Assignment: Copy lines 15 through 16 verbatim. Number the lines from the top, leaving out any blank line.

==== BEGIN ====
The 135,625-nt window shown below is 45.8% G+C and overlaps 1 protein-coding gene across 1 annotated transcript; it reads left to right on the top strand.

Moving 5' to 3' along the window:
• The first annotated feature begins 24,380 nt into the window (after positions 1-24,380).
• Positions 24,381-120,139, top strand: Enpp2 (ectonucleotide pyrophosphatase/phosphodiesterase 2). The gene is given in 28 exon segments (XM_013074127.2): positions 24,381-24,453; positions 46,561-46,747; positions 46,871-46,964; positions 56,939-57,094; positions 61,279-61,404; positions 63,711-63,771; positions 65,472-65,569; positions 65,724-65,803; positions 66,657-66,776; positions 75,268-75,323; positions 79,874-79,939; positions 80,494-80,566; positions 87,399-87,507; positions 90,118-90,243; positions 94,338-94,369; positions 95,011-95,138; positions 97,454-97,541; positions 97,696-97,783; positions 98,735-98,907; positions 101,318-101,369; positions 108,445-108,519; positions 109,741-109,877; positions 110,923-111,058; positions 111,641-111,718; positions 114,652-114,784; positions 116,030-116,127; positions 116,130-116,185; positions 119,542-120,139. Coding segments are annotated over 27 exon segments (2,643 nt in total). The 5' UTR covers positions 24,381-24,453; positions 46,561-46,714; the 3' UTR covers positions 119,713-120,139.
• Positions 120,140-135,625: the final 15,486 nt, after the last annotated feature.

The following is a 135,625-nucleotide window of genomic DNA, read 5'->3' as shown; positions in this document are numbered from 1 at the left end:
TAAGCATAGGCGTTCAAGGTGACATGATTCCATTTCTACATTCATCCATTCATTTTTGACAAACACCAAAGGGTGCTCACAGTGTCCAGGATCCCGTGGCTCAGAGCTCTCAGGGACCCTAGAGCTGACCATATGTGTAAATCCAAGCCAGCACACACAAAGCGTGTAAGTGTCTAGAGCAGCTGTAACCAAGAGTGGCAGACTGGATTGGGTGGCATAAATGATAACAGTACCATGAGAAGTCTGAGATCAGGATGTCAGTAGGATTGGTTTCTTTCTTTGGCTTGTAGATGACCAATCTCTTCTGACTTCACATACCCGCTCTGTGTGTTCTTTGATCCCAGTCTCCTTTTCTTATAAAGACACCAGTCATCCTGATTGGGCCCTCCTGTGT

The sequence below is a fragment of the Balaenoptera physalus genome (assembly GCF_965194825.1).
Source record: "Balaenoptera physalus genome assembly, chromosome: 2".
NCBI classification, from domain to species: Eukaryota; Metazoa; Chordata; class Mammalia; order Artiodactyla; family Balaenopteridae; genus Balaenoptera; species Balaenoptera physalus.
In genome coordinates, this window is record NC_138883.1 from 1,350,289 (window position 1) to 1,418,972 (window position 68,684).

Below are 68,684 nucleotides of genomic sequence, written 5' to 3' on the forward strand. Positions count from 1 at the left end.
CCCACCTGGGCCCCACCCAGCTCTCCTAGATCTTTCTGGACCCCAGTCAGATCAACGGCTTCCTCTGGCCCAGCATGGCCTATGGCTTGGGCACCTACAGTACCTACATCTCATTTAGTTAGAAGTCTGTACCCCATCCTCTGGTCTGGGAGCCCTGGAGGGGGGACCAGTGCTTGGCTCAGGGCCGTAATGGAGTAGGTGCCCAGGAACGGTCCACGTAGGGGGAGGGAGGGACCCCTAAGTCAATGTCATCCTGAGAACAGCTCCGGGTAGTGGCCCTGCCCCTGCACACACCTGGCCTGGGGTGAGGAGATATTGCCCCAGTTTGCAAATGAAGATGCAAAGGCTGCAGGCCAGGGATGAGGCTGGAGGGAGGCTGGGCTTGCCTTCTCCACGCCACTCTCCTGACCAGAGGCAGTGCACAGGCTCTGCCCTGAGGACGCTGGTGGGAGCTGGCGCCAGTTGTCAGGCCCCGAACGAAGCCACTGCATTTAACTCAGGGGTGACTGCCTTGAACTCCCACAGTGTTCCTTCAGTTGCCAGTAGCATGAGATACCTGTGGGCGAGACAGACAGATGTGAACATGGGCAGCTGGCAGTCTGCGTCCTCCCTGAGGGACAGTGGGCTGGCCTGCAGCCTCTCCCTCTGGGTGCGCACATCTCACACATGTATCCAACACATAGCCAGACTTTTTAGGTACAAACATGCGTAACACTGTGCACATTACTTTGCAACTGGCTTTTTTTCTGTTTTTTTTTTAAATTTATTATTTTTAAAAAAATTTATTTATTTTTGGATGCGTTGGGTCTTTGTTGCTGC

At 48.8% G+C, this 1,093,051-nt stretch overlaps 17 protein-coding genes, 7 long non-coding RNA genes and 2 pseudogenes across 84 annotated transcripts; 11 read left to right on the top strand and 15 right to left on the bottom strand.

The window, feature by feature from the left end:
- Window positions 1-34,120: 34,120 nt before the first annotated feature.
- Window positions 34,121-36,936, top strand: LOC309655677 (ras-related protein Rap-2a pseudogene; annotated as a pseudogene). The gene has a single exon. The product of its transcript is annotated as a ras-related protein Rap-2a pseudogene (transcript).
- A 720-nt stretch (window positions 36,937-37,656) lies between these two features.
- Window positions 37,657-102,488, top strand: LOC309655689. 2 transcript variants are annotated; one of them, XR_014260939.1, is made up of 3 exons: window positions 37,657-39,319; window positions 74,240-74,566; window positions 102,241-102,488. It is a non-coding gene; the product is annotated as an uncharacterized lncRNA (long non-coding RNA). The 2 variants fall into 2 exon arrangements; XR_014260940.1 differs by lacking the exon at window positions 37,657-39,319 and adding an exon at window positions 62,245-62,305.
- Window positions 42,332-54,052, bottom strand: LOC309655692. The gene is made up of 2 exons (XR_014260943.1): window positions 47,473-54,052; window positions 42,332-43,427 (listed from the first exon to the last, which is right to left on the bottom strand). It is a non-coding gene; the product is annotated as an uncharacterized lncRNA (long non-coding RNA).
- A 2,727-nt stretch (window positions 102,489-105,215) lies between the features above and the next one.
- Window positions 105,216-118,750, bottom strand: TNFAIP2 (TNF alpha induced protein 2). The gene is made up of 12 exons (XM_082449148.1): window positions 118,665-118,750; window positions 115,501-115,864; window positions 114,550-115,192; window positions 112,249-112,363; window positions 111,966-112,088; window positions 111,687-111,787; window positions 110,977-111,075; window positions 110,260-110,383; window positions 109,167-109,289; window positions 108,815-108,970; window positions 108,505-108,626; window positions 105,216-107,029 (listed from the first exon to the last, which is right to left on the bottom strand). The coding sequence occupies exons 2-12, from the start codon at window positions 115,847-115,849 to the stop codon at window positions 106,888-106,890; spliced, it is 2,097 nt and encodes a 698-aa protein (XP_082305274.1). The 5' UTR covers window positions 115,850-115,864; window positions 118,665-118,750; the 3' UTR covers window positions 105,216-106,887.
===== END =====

The window, feature by feature from the left end:
- Window positions 1-34,120: 34,120 nt before the first annotated feature.